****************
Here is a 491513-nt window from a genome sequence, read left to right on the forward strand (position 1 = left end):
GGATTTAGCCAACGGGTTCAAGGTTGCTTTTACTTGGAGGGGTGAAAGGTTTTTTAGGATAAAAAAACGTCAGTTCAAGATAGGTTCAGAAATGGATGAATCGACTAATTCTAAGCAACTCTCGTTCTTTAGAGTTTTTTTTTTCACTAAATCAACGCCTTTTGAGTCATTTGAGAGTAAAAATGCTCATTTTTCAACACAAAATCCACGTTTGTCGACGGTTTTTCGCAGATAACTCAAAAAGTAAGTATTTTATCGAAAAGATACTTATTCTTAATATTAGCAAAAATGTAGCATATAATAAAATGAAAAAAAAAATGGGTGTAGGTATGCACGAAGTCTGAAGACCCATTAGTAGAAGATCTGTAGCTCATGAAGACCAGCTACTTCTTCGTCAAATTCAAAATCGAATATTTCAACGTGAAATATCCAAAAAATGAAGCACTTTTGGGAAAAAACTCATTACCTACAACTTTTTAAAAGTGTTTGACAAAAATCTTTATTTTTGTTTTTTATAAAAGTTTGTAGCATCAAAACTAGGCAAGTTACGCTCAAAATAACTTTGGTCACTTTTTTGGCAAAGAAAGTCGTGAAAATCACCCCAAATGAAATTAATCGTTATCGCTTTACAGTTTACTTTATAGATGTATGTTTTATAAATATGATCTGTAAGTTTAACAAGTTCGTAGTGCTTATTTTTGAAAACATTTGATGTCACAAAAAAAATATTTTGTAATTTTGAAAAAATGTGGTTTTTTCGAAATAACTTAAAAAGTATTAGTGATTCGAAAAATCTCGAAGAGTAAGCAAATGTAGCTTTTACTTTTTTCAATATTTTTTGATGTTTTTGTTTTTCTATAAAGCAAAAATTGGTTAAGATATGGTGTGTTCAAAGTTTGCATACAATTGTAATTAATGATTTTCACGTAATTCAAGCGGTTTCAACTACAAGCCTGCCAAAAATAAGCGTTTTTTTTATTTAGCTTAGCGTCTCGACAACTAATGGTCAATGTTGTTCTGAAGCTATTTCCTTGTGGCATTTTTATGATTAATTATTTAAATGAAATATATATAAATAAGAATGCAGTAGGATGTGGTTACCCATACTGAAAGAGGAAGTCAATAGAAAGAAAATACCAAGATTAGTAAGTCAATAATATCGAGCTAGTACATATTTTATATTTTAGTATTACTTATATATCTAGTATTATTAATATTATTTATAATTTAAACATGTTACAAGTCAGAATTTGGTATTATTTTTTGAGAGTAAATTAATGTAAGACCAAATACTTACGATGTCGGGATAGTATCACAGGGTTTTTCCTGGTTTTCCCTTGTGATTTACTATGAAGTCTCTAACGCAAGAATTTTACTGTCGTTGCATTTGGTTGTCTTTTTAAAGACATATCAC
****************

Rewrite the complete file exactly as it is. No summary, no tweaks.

Here is a 491513-nt window from a genome sequence, read left to right on the forward strand (position 1 = left end):
GGATTTAGCCAACGGGTTCAAGGTTGCTTTTACTTGGAGGGGTGAAAGGTTTTTTAGGATAAAAAAACGTCAGTTCAAGATAGGTTCAGAAATGGATGAATCGACTAATTCTAAGCAACTCTCGTTCTTTAGAGTTTTTTTTTTCACTAAATCAACGCCTTTTGAGTCATTTGAGAGTAAAAATGCTCATTTTTCAACACAAAATCCACGTTTGTCGACGGTTTTTCGCAGATAACTCAAAAAGTAAGTATTTTATCGAAAAGATACTTATTCTTAATATTAGCAAAAATGTAGCATATAATAAAATGAAAAAAAAAATGGGTGTAGGTATGCACGAAGTCTGAAGACCCATTAGTAGAAGATCTGTAGCTCATGAAGACCAGCTACTTCTTCGTCAAATTCAAAATCGAATATTTCAACGTGAAATATCCAAAAAATGAAGCACTTTTGGGAAAAAACTCATTACCTACAACTTTTTAAAAGTGTTTGACAAAAATCTTTATTTTTGTTTTTTATAAAAGTTTGTAGCATCAAAACTAGGCAAGTTACGCTCAAAATAACTTTGGTCACTTTTTTGGCAAAGAAAGTCGTGAAAATCACCCCAAATGAAATTAATCGTTATCGCTTTACAGTTTACTTTATAGATGTATGTTTTATAAATATGATCTGTAAGTTTAACAAGTTCGTAGTGCTTATTTTTGAAAACATTTGATGTCACAAAAAAAATATTTTGTAATTTTGAAAAAATGTGGTTTTTTCGAAATAACTTAAAAAGTATTAGTGATTCGAAAAATCTCGAAGAGTAAGCAAATGTAGCTTTTACTTTTTTCAATATTTTTTGATGTTTTTGTTTTTCTATAAAGCAAAAATTGGTTAAGATATGGTGTGTTCAAAGTTTGCATACAATTGTAATTAATGATTTTCACGTAATTCAAGCGGTTTCAACTACAAGCCTGCCAAAAATAAGCGTTTTTTTTATTTAGCTTAGCGTCTCGACAACTAATGGTCAATGTTGTTCTGAAGCTATTTCCTTGTGGCATTTTTATGATTAATTATTTAAATGAAATATATATAAATAAGAATGCAGTAGGATGTGGTTACCCATACTGAAAGAGGAAGTCAATAGAAAGAAAATACCAAGATTAGTAAGTCAATAATATCGAGCTAGTACATATTTTATATTTTAGTATTACTTATATATCTAGTATTATTAATATTATTTATAATTTAAACATGTTACAAGTCAGAATTTGGTATTATTTTTTGAGAGTAAATTAATGTAAGACCAAATACTTACGATGTCGGGATAGTATCACAGGGTTTTTCCTGGTTTTCCCTTGTGATTTACTATGAAGTCTCTAACGCAAGAATTTTACTGTCGTTGCATTTGGTTGTCTTTTTAAAGACATATCAC